Care Partner versus Caregiver

Posted Oct 11th, 2019 in Caring for Others

Those who provide care may wish to consider themselves care partners, rather than caregivers.

In the age of advocacy for people living with dementia, those who provide care are invited to consider themselves care partners, rather than caregivers.

While this change in language reflects the nuanced nature of the care interaction, it can also contribute to feelings of guilt about the challenges of caring.

Dr. Didyk shares the inspirational story of Vera and Joe, and how the legacy of being a care partner can have a lasting effect on the community.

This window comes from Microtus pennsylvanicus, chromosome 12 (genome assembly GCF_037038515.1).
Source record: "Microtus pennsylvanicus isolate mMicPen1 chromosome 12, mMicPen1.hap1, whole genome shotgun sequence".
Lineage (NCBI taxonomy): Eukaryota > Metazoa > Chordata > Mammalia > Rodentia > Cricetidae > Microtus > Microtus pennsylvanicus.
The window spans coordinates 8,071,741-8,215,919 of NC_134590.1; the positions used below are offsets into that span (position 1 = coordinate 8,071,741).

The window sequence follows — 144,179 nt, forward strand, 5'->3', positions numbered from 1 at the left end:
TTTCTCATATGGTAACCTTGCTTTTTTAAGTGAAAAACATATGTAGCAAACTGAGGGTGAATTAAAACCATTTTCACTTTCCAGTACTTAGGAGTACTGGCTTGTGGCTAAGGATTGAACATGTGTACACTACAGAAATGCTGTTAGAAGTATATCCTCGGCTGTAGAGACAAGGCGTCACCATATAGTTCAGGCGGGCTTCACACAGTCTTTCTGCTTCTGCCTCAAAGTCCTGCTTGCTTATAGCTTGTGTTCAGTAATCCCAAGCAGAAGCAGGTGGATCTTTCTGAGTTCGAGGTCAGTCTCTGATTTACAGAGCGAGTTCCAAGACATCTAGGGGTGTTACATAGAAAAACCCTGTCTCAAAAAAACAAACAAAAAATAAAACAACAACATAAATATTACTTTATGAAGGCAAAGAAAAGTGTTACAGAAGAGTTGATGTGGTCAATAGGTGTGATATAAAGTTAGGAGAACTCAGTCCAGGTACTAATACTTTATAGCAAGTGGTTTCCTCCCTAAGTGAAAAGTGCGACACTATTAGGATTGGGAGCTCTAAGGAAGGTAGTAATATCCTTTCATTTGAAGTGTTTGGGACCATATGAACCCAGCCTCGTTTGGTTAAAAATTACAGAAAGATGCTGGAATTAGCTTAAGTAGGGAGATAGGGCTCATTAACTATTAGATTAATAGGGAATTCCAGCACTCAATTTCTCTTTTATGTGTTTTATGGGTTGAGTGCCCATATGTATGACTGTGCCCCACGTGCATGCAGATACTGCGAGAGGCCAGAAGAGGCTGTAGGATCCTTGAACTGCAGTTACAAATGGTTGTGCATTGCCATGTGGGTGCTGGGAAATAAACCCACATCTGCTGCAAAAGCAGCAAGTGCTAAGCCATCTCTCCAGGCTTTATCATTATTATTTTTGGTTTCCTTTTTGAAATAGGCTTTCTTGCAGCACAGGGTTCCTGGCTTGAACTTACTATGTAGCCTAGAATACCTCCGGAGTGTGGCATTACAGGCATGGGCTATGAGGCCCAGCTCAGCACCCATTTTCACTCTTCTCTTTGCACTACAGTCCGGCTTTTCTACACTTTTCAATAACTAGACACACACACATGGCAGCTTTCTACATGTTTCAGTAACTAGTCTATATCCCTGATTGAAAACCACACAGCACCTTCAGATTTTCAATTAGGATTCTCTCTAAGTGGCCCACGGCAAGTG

1 comment

  • Brent Mackinnon on Feb 22nd, 2021
    Hello, I agree with your recommendation to use "Care Partner" rather than Care Giver and Care Receiver. The use of the term "giver" implies that one person (the giver) is more powerful (with better health)than the receiver. I believe the giver and receiver terms can label the exchange and defines the roles. The labeling of the relationship can keep people apart rather than making room for more effective connecting between Care Partners. With "Care Partner" terminology, I believe there is a sense (mindset) of mutuality and equality present. Each person has equal stature as a care partner. Each partner has their place on a health continuum as the aging process unfolds. Recognizing that fact can make room for more constructive connecting between partners. I have been using the "giver and receiver" language in my work with seniors struggling with isolation and dementia. Your suggestion that using Care Partner terminology better represents what is actually going on between people has resonated with me. thank you for asking the question. Brent

Post a Comment